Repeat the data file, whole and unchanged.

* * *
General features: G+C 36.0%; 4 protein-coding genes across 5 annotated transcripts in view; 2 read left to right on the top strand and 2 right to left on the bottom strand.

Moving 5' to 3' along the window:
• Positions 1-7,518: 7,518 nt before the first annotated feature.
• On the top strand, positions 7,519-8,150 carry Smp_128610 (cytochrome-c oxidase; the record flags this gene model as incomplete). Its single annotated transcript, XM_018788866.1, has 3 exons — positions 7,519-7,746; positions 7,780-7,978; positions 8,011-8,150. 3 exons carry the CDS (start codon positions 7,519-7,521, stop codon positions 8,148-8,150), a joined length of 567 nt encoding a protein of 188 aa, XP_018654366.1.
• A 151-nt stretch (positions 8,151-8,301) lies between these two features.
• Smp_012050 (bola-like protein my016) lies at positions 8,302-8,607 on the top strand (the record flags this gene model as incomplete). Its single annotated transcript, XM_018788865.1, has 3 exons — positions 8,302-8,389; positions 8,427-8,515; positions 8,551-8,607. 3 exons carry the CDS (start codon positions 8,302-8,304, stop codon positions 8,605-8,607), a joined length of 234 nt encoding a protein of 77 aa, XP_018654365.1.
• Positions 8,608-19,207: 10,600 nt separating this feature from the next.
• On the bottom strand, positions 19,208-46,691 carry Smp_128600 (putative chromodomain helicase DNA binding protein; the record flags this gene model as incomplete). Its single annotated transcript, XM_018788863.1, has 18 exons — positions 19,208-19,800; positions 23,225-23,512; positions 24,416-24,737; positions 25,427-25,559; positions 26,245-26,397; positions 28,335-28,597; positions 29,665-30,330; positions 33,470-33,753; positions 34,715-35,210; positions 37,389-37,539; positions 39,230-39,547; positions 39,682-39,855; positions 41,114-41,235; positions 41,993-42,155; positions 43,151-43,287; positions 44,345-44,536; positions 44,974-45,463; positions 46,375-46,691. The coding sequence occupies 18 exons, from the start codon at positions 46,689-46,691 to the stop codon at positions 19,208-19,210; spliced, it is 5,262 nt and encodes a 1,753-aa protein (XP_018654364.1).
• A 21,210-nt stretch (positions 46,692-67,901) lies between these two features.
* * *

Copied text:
General features: G+C 36.0%; 4 protein-coding genes across 5 annotated transcripts in view; 2 read left to right on the top strand and 2 right to left on the bottom strand.

Moving 5' to 3' along the window:
• Positions 1-7,518: 7,518 nt before the first annotated feature.
• On the top strand, positions 7,519-8,150 carry Smp_128610 (cytochrome-c oxidase; the record flags this gene model as incomplete). Its single annotated transcript, XM_018788866.1, has 3 exons — positions 7,519-7,746; positions 7,780-7,978; positions 8,011-8,150. 3 exons carry the CDS (start codon positions 7,519-7,521, stop codon positions 8,148-8,150), a joined length of 567 nt encoding a protein of 188 aa, XP_018654366.1.
• A 151-nt stretch (positions 8,151-8,301) lies between these two features.
• Smp_012050 (bola-like protein my016) lies at positions 8,302-8,607 on the top strand (the record flags this gene model as incomplete). Its single annotated transcript, XM_018788865.1, has 3 exons — positions 8,302-8,389; positions 8,427-8,515; positions 8,551-8,607. 3 exons carry the CDS (start codon positions 8,302-8,304, stop codon positions 8,605-8,607), a joined length of 234 nt encoding a protein of 77 aa, XP_018654365.1.
• Positions 8,608-19,207: 10,600 nt separating this feature from the next.
• On the bottom strand, positions 19,208-46,691 carry Smp_128600 (putative chromodomain helicase DNA binding protein; the record flags this gene model as incomplete). Its single annotated transcript, XM_018788863.1, has 18 exons — positions 19,208-19,800; positions 23,225-23,512; positions 24,416-24,737; positions 25,427-25,559; positions 26,245-26,397; positions 28,335-28,597; positions 29,665-30,330; positions 33,470-33,753; positions 34,715-35,210; positions 37,389-37,539; positions 39,230-39,547; positions 39,682-39,855; positions 41,114-41,235; positions 41,993-42,155; positions 43,151-43,287; positions 44,345-44,536; positions 44,974-45,463; positions 46,375-46,691. The coding sequence occupies 18 exons, from the start codon at positions 46,689-46,691 to the stop codon at positions 19,208-19,210; spliced, it is 5,262 nt and encodes a 1,753-aa protein (XP_018654364.1).
• A 21,210-nt stretch (positions 46,692-67,901) lies between these two features.